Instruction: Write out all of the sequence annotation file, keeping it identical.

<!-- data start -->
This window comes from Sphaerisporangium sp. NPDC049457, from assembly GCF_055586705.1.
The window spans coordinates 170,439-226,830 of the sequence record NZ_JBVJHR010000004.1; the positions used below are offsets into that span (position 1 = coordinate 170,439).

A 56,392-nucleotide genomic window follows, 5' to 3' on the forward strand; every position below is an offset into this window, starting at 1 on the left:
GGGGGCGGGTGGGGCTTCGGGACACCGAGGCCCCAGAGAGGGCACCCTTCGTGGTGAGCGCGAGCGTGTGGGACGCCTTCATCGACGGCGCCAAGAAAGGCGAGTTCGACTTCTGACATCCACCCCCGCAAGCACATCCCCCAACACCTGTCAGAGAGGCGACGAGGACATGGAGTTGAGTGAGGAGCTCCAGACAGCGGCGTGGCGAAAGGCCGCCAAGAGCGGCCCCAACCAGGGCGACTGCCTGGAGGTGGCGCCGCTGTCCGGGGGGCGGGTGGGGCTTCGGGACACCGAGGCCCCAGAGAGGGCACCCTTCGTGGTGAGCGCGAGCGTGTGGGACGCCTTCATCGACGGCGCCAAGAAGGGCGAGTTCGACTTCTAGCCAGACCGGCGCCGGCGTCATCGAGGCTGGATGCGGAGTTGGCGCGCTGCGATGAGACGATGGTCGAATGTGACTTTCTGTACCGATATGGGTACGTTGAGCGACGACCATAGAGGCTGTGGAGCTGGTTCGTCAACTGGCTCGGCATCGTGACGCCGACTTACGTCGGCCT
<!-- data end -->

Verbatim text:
This window comes from Sphaerisporangium sp. NPDC049457, from assembly GCF_055586705.1.
The window spans coordinates 170,439-226,830 of the sequence record NZ_JBVJHR010000004.1; the positions used below are offsets into that span (position 1 = coordinate 170,439).

A 56,392-nucleotide genomic window follows, 5' to 3' on the forward strand; every position below is an offset into this window, starting at 1 on the left:
GGGGGCGGGTGGGGCTTCGGGACACCGAGGCCCCAGAGAGGGCACCCTTCGTGGTGAGCGCGAGCGTGTGGGACGCCTTCATCGACGGCGCCAAGAAAGGCGAGTTCGACTTCTGACATCCACCCCCGCAAGCACATCCCCCAACACCTGTCAGAGAGGCGACGAGGACATGGAGTTGAGTGAGGAGCTCCAGACAGCGGCGTGGCGAAAGGCCGCCAAGAGCGGCCCCAACCAGGGCGACTGCCTGGAGGTGGCGCCGCTGTCCGGGGGGCGGGTGGGGCTTCGGGACACCGAGGCCCCAGAGAGGGCACCCTTCGTGGTGAGCGCGAGCGTGTGGGACGCCTTCATCGACGGCGCCAAGAAGGGCGAGTTCGACTTCTAGCCAGACCGGCGCCGGCGTCATCGAGGCTGGATGCGGAGTTGGCGCGCTGCGATGAGACGATGGTCGAATGTGACTTTCTGTACCGATATGGGTACGTTGAGCGACGACCATAGAGGCTGTGGAGCTGGTTCGTCAACTGGCTCGGCATCGTGACGCCGACTTACGTCGGCCT